My friend, Ron Gross, is an expert on conversation. He knows how to start them and guide them. He is the founder and director of a group called Conversations New York.
So it is not surprising that he visited a few Starbucks to see if he could find a conversation or two about race. He wrote about his experience in an email to many of his friends. With his permission I quote him now.
“A barista at the Spring Street Starbucks in lower Manhattan yesterday afternoon slapped a sticker on my cup that read: RACE TOGETHER.
He was following the suggestion of Starbucks president Howard Shultz, who had announced the nation-wide campaign earlier in the week. Starbucks wants staff and customers at its 7,000 shops across the U.S. to invite in-store conversations about “issues of race, prejudice, and lack of economic opportunity.”
As I settled into a corner sofa, I asked the woman next to me: “What do you think about talking about these issues in Starbucks?”
“Not my cup of tea, frankly,” she replied with lower Manhattan coolness. “I come here to calm down, or to take out. Wrong time, wrong place.”
But the couple that sat down on the other side of me was interested. “It’s naive, sure — but it’s a start,” said Larry, a software developer. And his co-worker, Russell, added: “We’ve talked about this at our shop, but it’s actually easier with people with whom you don’t have a lot of baggage. We’ve had some good talks with other customers, and with one of the baristas.”
The three of us talked for 15 minutes. It was the longest conversation I’d had with any African American in over a month.
I spent the rest of the afternoon and evening stopping into 7 more Starbucks stores in a variety of neighborhoods in Manhattan, getting as far uptown as the one on 168th Street and Broadway. (That’s 6 more stores than were visited by Times reporter Sydney Ember.)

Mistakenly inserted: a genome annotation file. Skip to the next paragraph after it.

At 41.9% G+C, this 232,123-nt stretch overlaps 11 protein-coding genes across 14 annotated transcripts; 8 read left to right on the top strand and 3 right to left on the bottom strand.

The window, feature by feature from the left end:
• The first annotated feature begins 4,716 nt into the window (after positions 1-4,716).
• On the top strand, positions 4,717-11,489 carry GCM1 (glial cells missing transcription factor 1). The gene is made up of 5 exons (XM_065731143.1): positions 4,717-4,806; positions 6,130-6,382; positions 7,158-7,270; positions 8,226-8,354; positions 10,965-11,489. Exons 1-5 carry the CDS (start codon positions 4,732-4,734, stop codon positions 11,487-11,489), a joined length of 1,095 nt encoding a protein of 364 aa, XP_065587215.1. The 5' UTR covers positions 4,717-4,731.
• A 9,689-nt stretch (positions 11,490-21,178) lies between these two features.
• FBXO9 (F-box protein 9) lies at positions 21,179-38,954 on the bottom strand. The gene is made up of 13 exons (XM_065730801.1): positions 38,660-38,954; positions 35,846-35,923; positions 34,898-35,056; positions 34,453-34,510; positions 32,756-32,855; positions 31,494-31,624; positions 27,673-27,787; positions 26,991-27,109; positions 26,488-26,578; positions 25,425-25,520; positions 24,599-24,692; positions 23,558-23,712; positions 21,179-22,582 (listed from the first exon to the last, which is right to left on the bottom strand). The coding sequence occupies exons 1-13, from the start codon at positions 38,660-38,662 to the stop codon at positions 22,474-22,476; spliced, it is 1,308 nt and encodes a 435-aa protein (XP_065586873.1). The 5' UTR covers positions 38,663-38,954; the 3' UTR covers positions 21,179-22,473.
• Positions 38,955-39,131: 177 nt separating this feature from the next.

Total results: 6 illuminating conversations, 2 brush-offs.
This Starbucks campaign is taking its lumps in the blogosphere, where it’s being accused of everything from grandiosity and condescension, to manipulation and hypocrisy; some of the points — about Starbucks sourcing, corporate staffing, and HR policies — are telling.
But from my totally unscientific sampling of 0.1 percent of Starbucks stores nationwide, I’m giving two cheers for this experiment in civic discourse.
Time was when coffee houses were hotbeds of citizen-to-citizen conversations about issues that mattered — such as in 18th century Britain and America, where they made governments quake. It’s heartening to get even this slight whiff of that amidst the white foam. “
If I were Rachel Maddow or Chris Hayes, I would invite Ron on to my show.
If I were Howard Schultz, I would hire Ron right away.
He gets conversation.